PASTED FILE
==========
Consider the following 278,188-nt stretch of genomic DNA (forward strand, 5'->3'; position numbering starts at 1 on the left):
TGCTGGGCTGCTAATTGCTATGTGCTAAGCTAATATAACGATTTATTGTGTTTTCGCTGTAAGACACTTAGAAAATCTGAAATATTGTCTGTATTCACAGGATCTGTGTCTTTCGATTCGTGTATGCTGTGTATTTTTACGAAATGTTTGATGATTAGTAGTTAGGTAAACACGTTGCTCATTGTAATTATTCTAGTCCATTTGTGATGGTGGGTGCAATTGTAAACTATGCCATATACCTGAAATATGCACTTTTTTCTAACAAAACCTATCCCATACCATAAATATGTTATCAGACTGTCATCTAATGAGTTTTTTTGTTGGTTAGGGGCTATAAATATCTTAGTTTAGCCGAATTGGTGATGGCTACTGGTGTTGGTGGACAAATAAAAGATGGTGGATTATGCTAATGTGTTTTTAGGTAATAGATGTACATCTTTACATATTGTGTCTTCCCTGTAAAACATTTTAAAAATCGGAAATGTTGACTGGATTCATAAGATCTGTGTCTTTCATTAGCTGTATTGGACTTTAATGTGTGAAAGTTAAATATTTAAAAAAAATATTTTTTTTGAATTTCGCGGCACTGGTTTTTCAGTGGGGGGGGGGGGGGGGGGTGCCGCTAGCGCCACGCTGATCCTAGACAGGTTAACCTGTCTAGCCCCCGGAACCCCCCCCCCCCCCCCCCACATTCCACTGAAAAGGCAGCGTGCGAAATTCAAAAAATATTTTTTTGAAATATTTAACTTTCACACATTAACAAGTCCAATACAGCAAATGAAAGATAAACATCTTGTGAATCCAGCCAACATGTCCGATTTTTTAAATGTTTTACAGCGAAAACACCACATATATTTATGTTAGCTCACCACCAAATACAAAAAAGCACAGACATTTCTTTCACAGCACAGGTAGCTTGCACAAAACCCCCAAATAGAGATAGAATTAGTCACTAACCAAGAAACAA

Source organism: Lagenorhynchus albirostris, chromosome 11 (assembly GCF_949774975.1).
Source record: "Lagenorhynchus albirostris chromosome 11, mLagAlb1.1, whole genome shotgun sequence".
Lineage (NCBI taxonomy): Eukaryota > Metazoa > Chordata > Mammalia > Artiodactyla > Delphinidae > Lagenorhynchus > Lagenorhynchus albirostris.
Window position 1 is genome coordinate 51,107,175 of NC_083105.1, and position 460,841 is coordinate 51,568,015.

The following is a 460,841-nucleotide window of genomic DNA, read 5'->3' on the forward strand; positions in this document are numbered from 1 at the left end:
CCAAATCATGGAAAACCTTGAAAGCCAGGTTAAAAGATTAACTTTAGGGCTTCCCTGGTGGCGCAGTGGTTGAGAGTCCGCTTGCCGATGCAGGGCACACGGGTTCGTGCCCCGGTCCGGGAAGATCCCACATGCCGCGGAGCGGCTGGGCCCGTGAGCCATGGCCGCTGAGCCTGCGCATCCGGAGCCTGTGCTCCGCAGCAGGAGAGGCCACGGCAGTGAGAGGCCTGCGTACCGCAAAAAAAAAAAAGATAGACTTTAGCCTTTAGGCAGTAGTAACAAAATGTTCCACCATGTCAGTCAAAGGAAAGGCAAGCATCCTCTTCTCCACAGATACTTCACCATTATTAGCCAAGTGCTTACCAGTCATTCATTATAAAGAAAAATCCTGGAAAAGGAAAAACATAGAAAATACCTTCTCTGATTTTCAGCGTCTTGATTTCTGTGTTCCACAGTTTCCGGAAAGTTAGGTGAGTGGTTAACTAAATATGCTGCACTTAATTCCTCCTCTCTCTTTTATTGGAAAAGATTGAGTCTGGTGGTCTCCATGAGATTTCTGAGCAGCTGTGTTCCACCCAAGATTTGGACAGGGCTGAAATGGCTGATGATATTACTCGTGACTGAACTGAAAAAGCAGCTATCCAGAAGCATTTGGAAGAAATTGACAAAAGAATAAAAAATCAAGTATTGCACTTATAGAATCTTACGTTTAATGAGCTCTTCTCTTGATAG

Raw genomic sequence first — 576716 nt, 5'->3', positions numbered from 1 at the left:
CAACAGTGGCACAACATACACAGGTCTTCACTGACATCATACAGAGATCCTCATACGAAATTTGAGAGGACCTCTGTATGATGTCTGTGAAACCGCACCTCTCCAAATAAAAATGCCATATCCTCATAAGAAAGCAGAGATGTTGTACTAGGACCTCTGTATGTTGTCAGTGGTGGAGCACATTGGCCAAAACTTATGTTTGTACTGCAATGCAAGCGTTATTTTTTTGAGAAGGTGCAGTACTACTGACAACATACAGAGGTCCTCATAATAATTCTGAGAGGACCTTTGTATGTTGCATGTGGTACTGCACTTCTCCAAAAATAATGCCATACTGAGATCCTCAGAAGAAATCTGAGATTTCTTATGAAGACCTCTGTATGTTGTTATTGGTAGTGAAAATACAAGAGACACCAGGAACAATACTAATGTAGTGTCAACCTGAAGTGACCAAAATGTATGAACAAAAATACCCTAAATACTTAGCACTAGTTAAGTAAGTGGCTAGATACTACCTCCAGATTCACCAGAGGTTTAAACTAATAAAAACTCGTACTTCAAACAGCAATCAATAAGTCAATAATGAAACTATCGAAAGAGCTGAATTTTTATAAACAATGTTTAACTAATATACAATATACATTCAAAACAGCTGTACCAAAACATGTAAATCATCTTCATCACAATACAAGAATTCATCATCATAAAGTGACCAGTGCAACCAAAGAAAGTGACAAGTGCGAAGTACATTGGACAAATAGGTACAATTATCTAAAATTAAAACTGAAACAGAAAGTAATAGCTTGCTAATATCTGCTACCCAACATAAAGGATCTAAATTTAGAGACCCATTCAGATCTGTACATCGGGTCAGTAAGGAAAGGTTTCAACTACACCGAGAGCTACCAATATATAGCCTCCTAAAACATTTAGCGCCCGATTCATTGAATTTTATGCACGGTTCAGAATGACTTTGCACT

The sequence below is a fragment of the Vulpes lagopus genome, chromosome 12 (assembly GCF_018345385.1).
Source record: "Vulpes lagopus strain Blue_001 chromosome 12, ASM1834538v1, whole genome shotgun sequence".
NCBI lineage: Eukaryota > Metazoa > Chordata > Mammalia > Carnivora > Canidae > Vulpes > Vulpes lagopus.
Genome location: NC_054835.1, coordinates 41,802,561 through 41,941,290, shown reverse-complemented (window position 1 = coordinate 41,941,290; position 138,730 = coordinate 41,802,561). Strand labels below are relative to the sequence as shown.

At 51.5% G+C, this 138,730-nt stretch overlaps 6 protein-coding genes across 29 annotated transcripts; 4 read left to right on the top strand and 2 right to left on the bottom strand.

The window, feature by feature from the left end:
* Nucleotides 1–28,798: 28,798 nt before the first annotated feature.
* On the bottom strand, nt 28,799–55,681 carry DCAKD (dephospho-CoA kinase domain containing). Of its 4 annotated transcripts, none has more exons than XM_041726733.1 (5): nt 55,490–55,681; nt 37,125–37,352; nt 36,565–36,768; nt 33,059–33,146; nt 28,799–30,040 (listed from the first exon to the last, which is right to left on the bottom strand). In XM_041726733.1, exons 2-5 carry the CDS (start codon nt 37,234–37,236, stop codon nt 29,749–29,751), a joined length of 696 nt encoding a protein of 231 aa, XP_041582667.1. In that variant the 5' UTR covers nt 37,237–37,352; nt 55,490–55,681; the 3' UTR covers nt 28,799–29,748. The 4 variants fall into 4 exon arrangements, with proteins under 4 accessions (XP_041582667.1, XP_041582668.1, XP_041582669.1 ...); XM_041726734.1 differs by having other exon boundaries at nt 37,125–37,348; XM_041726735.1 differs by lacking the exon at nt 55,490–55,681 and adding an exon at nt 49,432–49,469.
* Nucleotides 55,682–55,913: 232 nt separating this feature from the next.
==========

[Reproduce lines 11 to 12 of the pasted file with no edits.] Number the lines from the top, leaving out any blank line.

The sequence below is a fragment of the Vulpes lagopus genome, chromosome 12 (assembly GCF_018345385.1).
Source record: "Vulpes lagopus strain Blue_001 chromosome 12, ASM1834538v1, whole genome shotgun sequence".